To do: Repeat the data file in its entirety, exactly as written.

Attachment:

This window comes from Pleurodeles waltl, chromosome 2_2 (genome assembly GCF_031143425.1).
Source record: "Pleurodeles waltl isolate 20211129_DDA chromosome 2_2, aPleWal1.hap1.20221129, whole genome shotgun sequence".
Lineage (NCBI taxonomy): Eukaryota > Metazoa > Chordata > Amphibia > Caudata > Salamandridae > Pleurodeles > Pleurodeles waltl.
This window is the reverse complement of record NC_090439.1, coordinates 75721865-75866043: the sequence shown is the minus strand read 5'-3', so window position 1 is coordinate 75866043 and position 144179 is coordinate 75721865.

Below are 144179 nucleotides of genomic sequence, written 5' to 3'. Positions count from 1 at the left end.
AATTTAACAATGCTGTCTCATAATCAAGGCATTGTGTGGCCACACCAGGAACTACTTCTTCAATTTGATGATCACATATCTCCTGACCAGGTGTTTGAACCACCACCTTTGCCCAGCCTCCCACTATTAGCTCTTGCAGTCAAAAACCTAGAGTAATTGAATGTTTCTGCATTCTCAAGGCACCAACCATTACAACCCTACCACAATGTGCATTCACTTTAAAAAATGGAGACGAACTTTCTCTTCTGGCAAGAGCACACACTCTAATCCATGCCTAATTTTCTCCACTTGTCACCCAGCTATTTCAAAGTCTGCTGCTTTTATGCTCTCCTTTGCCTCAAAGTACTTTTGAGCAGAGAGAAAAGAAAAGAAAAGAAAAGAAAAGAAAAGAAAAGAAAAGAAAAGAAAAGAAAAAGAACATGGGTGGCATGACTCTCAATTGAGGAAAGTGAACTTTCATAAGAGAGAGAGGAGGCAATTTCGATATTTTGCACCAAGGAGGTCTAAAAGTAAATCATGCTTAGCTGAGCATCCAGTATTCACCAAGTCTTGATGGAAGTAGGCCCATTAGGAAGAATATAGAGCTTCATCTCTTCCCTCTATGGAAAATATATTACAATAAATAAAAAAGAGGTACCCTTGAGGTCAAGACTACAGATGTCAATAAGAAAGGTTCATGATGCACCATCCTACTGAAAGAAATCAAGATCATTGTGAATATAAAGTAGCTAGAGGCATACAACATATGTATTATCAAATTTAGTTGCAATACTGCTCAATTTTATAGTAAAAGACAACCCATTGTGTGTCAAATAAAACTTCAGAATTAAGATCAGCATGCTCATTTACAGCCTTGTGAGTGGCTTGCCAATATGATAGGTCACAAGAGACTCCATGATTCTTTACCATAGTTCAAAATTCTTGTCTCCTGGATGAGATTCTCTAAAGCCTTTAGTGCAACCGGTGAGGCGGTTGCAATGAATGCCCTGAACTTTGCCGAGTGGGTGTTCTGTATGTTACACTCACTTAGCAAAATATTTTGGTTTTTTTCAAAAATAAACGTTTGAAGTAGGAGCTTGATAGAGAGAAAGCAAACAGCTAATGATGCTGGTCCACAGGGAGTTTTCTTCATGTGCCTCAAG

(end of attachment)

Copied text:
This window comes from Pleurodeles waltl, chromosome 2_2 (genome assembly GCF_031143425.1).
Source record: "Pleurodeles waltl isolate 20211129_DDA chromosome 2_2, aPleWal1.hap1.20221129, whole genome shotgun sequence".
Lineage (NCBI taxonomy): Eukaryota > Metazoa > Chordata > Amphibia > Caudata > Salamandridae > Pleurodeles > Pleurodeles waltl.
This window is the reverse complement of record NC_090439.1, coordinates 75721865-75866043: the sequence shown is the minus strand read 5'-3', so window position 1 is coordinate 75866043 and position 144179 is coordinate 75721865.

Below are 144179 nucleotides of genomic sequence, written 5' to 3'. Positions count from 1 at the left end.
AATTTAACAATGCTGTCTCATAATCAAGGCATTGTGTGGCCACACCAGGAACTACTTCTTCAATTTGATGATCACATATCTCCTGACCAGGTGTTTGAACCACCACCTTTGCCCAGCCTCCCACTATTAGCTCTTGCAGTCAAAAACCTAGAGTAATTGAATGTTTCTGCATTCTCAAGGCACCAACCATTACAACCCTACCACAATGTGCATTCACTTTAAAAAATGGAGACGAACTTTCTCTTCTGGCAAGAGCACACACTCTAATCCATGCCTAATTTTCTCCACTTGTCACCCAGCTATTTCAAAGTCTGCTGCTTTTATGCTCTCCTTTGCCTCAAAGTACTTTTGAGCAGAGAGAAAAGAAAAGAAAAGAAAAGAAAAGAAAAGAAAAGAAAAGAAAAGAAAAGAAAAAGAACATGGGTGGCATGACTCTCAATTGAGGAAAGTGAACTTTCATAAGAGAGAGAGGAGGCAATTTCGATATTTTGCACCAAGGAGGTCTAAAAGTAAATCATGCTTAGCTGAGCATCCAGTATTCACCAAGTCTTGATGGAAGTAGGCCCATTAGGAAGAATATAGAGCTTCATCTCTTCCCTCTATGGAAAATATATTACAATAAATAAAAAAGAGGTACCCTTGAGGTCAAGACTACAGATGTCAATAAGAAAGGTTCATGATGCACCATCCTACTGAAAGAAATCAAGATCATTGTGAATATAAAGTAGCTAGAGGCATACAACATATGTATTATCAAATTTAGTTGCAATACTGCTCAATTTTATAGTAAAAGACAACCCATTGTGTGTCAAATAAAACTTCAGAATTAAGATCAGCATGCTCATTTACAGCCTTGTGAGTGGCTTGCCAATATGATAGGTCACAAGAGACTCCATGATTCTTTACCATAGTTCAAAATTCTTGTCTCCTGGATGAGATTCTCTAAAGCCTTTAGTGCAACCGGTGAGGCGGTTGCAATGAATGCCCTGAACTTTGCCGAGTGGGTGTTCTGTATGTTACACTCACTTAGCAAAATATTTTGGTTTTTTTCAAAAATAAACGTTTGAAGTAGGAGCTTGATAGAGAGAAAGCAAACAGCTAATGATGCTGGTCCACAGGGAGTTTTCTTCATGTGCCTCAAG